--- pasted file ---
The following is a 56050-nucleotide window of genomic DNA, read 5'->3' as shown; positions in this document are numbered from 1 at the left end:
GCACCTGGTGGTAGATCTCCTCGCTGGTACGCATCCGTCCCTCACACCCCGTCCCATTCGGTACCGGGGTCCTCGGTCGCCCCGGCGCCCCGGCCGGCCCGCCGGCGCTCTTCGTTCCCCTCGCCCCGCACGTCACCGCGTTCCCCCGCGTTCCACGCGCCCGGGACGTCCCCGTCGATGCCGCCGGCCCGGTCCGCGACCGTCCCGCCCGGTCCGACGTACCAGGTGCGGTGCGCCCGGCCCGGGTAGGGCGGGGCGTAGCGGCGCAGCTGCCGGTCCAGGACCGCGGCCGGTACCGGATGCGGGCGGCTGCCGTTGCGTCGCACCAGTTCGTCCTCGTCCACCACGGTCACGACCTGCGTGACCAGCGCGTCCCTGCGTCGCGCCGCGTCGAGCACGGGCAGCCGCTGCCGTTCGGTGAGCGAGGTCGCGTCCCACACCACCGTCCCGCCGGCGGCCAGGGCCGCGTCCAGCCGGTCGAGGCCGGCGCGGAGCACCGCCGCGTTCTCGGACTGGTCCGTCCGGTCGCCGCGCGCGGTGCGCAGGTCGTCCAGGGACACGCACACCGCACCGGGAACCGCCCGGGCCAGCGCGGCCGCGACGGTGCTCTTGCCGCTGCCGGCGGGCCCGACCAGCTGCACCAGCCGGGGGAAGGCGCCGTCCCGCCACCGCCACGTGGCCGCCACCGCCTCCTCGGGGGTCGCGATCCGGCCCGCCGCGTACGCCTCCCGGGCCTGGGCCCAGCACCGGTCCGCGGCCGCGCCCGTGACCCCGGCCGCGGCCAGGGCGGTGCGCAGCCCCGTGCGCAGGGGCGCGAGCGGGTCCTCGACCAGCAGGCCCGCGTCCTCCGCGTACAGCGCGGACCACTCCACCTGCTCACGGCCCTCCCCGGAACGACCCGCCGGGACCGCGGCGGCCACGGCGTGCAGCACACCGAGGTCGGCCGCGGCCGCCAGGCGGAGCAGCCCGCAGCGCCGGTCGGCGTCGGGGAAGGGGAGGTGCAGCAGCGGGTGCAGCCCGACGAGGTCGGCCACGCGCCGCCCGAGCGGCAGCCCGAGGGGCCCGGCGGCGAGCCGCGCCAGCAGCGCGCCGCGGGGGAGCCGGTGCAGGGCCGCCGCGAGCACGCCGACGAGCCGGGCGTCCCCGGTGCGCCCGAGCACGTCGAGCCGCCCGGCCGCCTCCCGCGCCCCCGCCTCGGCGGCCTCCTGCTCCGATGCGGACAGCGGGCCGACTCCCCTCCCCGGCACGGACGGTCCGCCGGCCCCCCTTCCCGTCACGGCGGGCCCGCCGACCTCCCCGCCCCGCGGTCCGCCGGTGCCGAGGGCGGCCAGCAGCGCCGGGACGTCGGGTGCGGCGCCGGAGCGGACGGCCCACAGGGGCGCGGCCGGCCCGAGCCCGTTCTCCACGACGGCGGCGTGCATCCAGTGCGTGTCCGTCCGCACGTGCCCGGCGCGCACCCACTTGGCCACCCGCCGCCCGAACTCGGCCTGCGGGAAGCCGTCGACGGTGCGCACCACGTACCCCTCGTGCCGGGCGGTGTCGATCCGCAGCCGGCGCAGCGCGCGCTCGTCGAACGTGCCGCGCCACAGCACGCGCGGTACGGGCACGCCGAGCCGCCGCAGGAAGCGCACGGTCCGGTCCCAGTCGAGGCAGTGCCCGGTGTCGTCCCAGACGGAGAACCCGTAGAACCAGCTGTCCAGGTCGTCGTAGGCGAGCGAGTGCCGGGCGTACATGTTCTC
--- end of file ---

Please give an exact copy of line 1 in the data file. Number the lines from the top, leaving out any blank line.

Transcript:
The following is a 56050-nucleotide window of genomic DNA, read 5'->3' as shown; positions in this document are numbered from 1 at the left end: